And on and on and on and on till the words have no more meaning and so on and on and on and on and on until you realize that okay, enough is enough.

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Forms

Also see: "Form Thing", the HTMLForm Toolbar

The original FORM TOOL presents a dialog box with a list you can scroll to choose a form tag. The tool inserts the tag into a text box which you can edit if you like. You may alter or add to any of the entries inside the dialog box, or add text later, after the tag has been inserted into your document. (If you wish to alter or add to the form entries before inserting them into your document, you may either type the text you want or paste it directly into the form tag.) An optional < P> tag can be automatically inserted at the end of the form entry if you so choose. The template contains a comprehensive list of possible form tag entries.

A simple fill-out form with two text entry fields and no default value looks like this:

A single text entry field goes here:

Another text entry field goes here:

To submit the query, press this button:

The HTML code for the fill-out form above looks like this:

<FORM METHOD="POST" ACTION="http://www.your.site/somebin-post/post query">
A single text entry field goes here: <INPUT NAME="entry1" > <P>
Another text entry field goes here: <INPUT NAME="entry2" > <P>
To submit the query, press this button: <INPUT TYPE="submit" VALUE="Submit Query" > <P>
</FORM>


A checkbox form with three user options:

A single text entry field goes here:

Another text entry field goes here:

To submit the query, press this button:

To reset the checkboxes to their default states, press this button:

The HTML code for the checkbox form with three user options looks like this:

<FORM METHOD="POST" ACTION="http://www.your.site/somebin-post/post query">
A single text entry field goes here: <INPUT NAME="entry1" > <P>
Another text entry field goes here: <INPUT NAME="entry2" > <P>
<OL>
<LI> <INPUT TYPE="checkbox" NAME="box1" VALUE="activated" CHECKED>
<LI> <INPUT TYPE="checkbox" NAME="box2" VALUE="primed" >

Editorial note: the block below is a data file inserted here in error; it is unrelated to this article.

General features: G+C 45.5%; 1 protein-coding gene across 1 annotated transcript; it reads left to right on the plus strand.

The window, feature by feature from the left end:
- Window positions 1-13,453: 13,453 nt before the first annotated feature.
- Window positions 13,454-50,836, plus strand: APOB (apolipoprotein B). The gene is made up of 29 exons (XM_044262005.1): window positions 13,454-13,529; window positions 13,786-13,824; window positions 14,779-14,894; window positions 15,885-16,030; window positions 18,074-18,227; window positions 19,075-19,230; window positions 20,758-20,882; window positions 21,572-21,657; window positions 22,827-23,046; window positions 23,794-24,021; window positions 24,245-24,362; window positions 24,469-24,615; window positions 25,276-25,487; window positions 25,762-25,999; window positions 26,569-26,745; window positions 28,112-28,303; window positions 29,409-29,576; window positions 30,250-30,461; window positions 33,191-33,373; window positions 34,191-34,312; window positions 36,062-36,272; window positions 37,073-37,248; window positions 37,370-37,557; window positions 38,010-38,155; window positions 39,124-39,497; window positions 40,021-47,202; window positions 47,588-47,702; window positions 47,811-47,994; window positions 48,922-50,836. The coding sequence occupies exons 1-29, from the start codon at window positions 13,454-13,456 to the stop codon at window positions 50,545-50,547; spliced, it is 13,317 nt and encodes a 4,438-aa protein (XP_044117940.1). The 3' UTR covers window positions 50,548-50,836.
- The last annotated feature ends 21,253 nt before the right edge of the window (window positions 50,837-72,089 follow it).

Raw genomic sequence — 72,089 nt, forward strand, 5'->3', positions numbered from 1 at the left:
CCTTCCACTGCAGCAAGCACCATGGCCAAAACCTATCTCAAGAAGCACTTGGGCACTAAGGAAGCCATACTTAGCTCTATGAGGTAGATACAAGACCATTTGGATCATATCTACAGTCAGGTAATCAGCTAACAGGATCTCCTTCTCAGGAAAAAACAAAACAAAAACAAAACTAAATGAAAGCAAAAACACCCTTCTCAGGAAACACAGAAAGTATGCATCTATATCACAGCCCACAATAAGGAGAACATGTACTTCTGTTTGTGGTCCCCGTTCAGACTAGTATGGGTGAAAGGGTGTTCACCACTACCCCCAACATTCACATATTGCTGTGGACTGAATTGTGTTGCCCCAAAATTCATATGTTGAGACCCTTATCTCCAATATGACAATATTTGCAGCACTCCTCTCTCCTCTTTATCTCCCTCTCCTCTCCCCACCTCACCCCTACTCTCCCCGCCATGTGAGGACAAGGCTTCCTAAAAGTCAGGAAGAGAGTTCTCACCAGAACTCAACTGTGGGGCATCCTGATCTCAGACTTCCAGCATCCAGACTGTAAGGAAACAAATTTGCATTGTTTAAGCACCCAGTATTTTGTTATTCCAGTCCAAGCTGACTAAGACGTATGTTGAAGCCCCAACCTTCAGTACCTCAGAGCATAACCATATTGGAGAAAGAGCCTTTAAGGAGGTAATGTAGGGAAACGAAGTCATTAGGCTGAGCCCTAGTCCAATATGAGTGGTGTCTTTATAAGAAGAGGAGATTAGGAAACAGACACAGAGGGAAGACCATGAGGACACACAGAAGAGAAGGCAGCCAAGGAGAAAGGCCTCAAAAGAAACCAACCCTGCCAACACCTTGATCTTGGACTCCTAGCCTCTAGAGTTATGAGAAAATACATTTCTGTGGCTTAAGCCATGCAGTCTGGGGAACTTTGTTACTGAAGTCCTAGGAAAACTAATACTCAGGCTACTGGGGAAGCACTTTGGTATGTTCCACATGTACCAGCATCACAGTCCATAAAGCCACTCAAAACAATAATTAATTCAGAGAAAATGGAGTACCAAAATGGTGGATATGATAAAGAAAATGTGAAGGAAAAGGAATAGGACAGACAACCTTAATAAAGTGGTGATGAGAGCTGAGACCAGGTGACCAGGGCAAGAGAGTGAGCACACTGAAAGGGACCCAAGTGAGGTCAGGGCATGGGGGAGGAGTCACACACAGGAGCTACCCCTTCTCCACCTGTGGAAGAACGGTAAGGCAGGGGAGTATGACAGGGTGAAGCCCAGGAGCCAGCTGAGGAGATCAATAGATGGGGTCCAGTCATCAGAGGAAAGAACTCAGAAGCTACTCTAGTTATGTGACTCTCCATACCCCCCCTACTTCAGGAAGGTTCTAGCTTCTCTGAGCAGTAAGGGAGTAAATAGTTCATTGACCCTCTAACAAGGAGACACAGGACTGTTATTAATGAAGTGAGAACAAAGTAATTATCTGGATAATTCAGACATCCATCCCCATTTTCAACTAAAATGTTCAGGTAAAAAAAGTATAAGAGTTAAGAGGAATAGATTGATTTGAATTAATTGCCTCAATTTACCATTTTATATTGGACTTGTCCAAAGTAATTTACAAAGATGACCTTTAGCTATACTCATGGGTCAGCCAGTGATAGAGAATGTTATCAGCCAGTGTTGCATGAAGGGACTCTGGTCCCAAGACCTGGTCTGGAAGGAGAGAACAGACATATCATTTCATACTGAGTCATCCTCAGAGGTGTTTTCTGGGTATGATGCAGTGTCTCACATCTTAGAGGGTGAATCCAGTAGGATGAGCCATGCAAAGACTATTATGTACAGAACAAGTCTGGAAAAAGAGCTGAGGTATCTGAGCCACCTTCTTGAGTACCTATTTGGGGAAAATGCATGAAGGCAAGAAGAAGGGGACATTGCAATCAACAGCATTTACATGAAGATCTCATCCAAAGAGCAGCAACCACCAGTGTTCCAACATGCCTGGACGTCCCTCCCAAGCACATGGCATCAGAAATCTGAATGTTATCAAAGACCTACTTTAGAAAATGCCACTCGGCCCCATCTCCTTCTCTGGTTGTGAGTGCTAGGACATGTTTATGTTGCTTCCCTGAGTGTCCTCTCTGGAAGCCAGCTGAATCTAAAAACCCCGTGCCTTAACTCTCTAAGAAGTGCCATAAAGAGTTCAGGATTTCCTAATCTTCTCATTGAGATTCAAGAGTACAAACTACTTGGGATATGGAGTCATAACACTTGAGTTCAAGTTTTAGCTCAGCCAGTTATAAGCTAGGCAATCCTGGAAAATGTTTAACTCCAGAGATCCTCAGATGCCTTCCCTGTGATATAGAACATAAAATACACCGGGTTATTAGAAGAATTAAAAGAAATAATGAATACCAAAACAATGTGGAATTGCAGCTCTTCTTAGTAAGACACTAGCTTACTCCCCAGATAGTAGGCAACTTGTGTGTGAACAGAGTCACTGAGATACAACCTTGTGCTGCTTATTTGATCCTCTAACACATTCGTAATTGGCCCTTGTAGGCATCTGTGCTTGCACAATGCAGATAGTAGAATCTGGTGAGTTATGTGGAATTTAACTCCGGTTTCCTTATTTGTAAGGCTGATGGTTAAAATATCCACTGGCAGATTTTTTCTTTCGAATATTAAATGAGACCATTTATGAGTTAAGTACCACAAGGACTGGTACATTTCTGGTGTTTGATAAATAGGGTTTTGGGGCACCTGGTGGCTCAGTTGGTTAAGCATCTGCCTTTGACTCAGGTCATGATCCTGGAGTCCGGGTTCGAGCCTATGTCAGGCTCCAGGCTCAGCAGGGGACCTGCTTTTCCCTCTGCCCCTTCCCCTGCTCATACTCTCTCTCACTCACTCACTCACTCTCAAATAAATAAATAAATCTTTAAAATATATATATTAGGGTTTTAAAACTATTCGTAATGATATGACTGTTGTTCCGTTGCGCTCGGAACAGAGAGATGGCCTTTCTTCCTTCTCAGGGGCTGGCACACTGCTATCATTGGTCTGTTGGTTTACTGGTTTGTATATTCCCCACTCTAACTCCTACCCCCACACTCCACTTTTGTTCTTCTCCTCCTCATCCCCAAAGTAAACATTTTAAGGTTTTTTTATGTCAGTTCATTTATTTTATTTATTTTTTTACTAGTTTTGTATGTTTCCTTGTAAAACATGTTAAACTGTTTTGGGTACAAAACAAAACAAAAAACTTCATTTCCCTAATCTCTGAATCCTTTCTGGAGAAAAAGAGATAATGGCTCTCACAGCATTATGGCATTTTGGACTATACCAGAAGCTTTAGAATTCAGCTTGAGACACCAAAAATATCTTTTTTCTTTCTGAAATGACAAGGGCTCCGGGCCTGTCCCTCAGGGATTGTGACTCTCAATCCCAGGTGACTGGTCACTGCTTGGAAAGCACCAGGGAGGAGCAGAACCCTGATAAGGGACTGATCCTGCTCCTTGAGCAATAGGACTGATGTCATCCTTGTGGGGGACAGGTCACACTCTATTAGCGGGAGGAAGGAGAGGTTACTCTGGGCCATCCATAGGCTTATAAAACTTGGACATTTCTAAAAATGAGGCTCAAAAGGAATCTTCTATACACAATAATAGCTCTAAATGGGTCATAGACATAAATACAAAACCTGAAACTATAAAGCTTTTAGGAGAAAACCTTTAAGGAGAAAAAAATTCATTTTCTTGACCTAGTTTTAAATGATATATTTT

<LI> <INPUT TYPE="checkbox" NAME="box3" CHECKED>
</OL>
To submit the query, press this button: <INPUT TYPE="submit" VALUE="Submit Query" > <P>
To reset the checkboxes to their default states, press this button: < INPUT TYPE="reset" VALUE="Reset To Default Values"><P>
</FORM>

The first checkbox above is on by default.
The second checkbox is off by default.
The third checkbox is on by default.

  • The VALUE within an INPUT tag of TYPE "text" specifies the default value of that text field.
  • The VALUE within an INPUT tag of TYPE "checkbox" specifies the value that checkbox takes when it's on. If it's left blank, the default is "on".
  • CHECKED specifies that the checkbox is on by default.
  • INPUT tags of TYPE"submit" and "reset" are special buttons.
For more information and an online series of examples, see "Form Entries" in Resources
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Converting HTML files to WYSIWYG

Click the HTML to WYSIWYG TOOL and revise or print your document. (You can easily remove all HTML tags afterwards, if you wish, with the "Zap Codes from Entire Document" tool. The HTML TO WYSIWYG Tool assumes that lists are not nested (i.e. inside each other). It also assumes that for each beginning HTML tag in the document, an ending tag exists.

The HTML to WYSIWYG TOOL now provides an option to either view or to hide the conversion process.

The HTML to WYSIWYG TOOL also automatically converts superscripts and subscripts.


The ANT Tool

When clicked...displays Ant info.